In addition to alleviating congestion for motorists, the completed project will benefit tourism, the Port of Virginia, and the military—three critical industries in Hampton Roads. The expansion is projected to bolster the economic competitiveness of in Hampton Roads with more than $4.6 billion in investments and an estimated 28,000 new jobs over the life of the project.

The state has worked to maximize the participation of Disadvantaged Business Enterprises and Small, Women-owned, and Minority-owned businesses across Virginia on the performance of contracts for this historic project. More than 160 DBE and SWaM agreements have been executed so far as part of the project, representing more than $87 million in contract awards, according to the governor’s office.

The TBM is under construction in Germany and will be assembled in Hampton Roads. (WYDaily/Courtesy of VDOT)
The TBM is under construction in Germany and will be assembled in Hampton Roads. (WYDaily/Courtesy of VDOT)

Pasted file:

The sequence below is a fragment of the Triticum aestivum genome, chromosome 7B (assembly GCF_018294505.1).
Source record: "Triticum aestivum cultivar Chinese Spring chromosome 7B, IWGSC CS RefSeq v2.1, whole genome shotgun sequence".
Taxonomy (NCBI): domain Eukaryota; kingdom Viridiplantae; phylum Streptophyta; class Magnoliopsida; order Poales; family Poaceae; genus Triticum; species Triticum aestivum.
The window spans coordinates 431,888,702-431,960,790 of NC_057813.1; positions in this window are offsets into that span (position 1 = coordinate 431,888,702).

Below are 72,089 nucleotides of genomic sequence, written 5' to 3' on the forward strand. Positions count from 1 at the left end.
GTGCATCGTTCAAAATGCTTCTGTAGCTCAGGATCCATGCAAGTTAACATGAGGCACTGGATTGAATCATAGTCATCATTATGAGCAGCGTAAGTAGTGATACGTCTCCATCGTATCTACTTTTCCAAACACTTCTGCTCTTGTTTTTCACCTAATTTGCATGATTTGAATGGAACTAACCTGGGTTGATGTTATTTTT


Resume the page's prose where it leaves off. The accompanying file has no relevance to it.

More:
The HRBT Expansion Project will add twin, two-lane bored tunnels and widen the four-lane segments of Interstate 64 in Hampton between Settlers Landing Road and the Phoebus shoreline, and in Norfolk between the Willoughby shoreline and the I-564 interchange. More than 100,000 vehicles currently use this facility during peak travel periods.

State and regional leaders including Secretary of Transportation Shannon Valentine, Brich, Hampton Mayor Donnie Tuck, Norfolk Mayor Kenneth Alexander, Suffolk Mayor and HRTAC Chairwoman Linda Johnson, and representatives from VDOT, HRTAC, and HRCP attended the social-distanced groundbreaking event with Northam.